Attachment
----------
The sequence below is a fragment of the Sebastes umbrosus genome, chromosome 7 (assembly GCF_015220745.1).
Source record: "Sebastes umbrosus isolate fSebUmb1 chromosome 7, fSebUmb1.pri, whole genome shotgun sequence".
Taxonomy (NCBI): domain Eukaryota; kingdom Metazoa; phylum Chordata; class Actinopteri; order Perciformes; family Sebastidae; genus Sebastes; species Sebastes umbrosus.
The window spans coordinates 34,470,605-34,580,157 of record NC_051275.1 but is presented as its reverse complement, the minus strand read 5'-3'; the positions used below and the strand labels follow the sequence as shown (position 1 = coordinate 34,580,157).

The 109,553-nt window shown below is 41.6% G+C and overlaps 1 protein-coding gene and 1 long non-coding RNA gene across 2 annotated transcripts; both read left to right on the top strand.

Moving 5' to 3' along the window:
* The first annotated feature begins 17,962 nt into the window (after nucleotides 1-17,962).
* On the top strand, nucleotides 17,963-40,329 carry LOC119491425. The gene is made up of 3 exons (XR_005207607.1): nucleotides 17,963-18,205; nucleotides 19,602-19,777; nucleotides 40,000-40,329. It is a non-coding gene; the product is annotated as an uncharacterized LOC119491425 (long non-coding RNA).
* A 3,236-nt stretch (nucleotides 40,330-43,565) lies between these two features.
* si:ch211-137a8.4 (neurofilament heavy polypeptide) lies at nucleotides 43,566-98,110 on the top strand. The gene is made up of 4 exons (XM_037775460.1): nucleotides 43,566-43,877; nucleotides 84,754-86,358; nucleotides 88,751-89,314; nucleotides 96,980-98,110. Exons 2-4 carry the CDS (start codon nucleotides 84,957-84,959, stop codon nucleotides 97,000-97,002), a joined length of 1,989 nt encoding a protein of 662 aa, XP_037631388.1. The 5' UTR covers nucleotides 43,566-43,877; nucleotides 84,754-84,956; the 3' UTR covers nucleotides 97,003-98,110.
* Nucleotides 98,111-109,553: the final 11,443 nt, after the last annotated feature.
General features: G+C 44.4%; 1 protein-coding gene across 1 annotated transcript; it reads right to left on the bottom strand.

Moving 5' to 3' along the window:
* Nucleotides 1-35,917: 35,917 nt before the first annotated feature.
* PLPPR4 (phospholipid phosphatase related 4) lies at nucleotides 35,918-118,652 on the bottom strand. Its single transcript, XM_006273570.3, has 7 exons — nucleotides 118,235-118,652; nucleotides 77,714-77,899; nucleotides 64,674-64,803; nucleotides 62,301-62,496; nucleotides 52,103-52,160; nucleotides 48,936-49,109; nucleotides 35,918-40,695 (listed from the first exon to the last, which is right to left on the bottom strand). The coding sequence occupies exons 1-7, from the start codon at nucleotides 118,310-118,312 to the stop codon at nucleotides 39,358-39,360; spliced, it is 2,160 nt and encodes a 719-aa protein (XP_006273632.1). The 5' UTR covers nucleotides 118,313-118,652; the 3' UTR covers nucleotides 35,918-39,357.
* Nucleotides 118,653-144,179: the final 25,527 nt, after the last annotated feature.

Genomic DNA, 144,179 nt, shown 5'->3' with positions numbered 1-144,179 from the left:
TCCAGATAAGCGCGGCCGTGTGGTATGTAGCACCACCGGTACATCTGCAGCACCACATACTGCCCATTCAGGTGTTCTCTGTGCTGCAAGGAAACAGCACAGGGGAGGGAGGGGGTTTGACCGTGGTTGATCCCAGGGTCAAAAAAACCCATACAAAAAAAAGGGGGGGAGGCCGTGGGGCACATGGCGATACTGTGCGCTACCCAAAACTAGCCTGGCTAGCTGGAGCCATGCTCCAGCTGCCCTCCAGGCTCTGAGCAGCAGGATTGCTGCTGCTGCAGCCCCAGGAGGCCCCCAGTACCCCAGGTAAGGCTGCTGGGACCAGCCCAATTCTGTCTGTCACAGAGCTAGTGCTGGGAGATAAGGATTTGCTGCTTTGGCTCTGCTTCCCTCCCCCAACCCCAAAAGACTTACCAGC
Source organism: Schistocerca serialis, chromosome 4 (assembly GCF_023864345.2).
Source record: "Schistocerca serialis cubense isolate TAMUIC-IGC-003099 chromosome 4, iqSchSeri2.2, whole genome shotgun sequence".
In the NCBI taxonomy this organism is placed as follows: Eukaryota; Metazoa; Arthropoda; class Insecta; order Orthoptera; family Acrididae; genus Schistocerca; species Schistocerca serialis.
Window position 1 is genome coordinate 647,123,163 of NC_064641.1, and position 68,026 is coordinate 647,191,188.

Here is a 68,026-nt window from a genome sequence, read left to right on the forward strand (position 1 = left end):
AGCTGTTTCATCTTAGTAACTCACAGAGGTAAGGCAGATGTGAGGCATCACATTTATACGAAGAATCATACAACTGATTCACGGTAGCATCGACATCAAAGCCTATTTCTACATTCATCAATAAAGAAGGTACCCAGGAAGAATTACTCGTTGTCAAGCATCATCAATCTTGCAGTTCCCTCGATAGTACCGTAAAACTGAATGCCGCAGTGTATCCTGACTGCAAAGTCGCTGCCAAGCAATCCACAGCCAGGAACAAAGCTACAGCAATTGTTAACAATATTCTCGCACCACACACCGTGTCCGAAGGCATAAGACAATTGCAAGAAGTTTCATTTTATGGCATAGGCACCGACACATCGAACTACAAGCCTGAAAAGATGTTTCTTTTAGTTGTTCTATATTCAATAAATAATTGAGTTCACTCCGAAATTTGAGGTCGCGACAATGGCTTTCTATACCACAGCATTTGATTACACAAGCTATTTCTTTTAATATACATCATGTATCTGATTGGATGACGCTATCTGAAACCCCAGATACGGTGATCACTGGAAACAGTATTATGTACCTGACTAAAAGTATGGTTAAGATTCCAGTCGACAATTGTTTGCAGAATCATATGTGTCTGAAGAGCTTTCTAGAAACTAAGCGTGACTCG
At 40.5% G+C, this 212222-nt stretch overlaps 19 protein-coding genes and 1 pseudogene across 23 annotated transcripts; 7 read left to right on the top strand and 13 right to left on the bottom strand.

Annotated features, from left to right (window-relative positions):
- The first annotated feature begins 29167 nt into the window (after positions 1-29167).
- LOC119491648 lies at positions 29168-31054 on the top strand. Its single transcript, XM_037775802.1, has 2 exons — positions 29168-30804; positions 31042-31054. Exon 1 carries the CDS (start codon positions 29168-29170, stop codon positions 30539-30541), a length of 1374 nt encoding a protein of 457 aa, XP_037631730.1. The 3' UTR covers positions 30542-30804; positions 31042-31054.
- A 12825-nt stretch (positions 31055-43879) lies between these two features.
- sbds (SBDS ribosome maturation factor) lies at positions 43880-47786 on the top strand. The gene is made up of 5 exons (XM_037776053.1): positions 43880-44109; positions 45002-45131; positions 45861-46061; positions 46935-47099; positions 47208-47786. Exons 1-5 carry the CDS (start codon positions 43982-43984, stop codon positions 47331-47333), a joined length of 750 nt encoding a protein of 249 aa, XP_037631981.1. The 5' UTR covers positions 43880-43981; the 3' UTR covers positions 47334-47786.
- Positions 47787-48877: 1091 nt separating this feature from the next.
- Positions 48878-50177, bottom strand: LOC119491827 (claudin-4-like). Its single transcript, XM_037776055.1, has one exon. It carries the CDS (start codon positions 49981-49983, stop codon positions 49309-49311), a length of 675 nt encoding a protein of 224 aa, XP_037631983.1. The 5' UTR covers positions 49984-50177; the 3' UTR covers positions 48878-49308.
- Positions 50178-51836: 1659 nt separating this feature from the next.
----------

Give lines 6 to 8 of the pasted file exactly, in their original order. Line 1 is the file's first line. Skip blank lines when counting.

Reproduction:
Moving 5' to 3' along the window:
* The first annotated feature begins 17,962 nt into the window (after nucleotides 1-17,962).
* On the top strand, nucleotides 17,963-40,329 carry LOC119491425. The gene is made up of 3 exons (XR_005207607.1): nucleotides 17,963-18,205; nucleotides 19,602-19,777; nucleotides 40,000-40,329. It is a non-coding gene; the product is annotated as an uncharacterized LOC119491425 (long non-coding RNA).